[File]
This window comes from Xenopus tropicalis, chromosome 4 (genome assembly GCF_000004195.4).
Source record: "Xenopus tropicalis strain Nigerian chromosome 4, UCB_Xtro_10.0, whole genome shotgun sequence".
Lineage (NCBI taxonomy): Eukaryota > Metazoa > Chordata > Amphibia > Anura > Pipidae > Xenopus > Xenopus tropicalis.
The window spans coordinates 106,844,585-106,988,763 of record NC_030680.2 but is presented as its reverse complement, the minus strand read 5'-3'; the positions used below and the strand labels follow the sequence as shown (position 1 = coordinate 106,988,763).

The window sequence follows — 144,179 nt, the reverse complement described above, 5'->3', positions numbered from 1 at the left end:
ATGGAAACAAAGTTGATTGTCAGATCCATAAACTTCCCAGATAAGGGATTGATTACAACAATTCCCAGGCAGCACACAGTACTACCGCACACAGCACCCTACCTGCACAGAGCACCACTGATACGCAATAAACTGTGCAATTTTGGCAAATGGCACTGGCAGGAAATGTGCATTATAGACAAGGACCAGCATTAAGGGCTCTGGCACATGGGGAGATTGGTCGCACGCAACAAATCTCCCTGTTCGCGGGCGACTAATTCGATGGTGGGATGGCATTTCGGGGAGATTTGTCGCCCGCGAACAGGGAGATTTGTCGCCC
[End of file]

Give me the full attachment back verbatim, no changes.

This window comes from Xenopus tropicalis, chromosome 4 (genome assembly GCF_000004195.4).
Source record: "Xenopus tropicalis strain Nigerian chromosome 4, UCB_Xtro_10.0, whole genome shotgun sequence".
Lineage (NCBI taxonomy): Eukaryota > Metazoa > Chordata > Amphibia > Anura > Pipidae > Xenopus > Xenopus tropicalis.
The window spans coordinates 106,844,585-106,988,763 of record NC_030680.2 but is presented as its reverse complement, the minus strand read 5'-3'; the positions used below and the strand labels follow the sequence as shown (position 1 = coordinate 106,988,763).

The window sequence follows — 144,179 nt, the reverse complement described above, 5'->3', positions numbered from 1 at the left end:
ATGGAAACAAAGTTGATTGTCAGATCCATAAACTTCCCAGATAAGGGATTGATTACAACAATTCCCAGGCAGCACACAGTACTACCGCACACAGCACCCTACCTGCACAGAGCACCACTGATACGCAATAAACTGTGCAATTTTGGCAAATGGCACTGGCAGGAAATGTGCATTATAGACAAGGACCAGCATTAAGGGCTCTGGCACATGGGGAGATTGGTCGCACGCAACAAATCTCCCTGTTCGCGGGCGACTAATTCGATGGTGGGATGGCATTTCGGGGAGATTTGTCGCCCGCGAACAGGGAGATTTGTCGCCC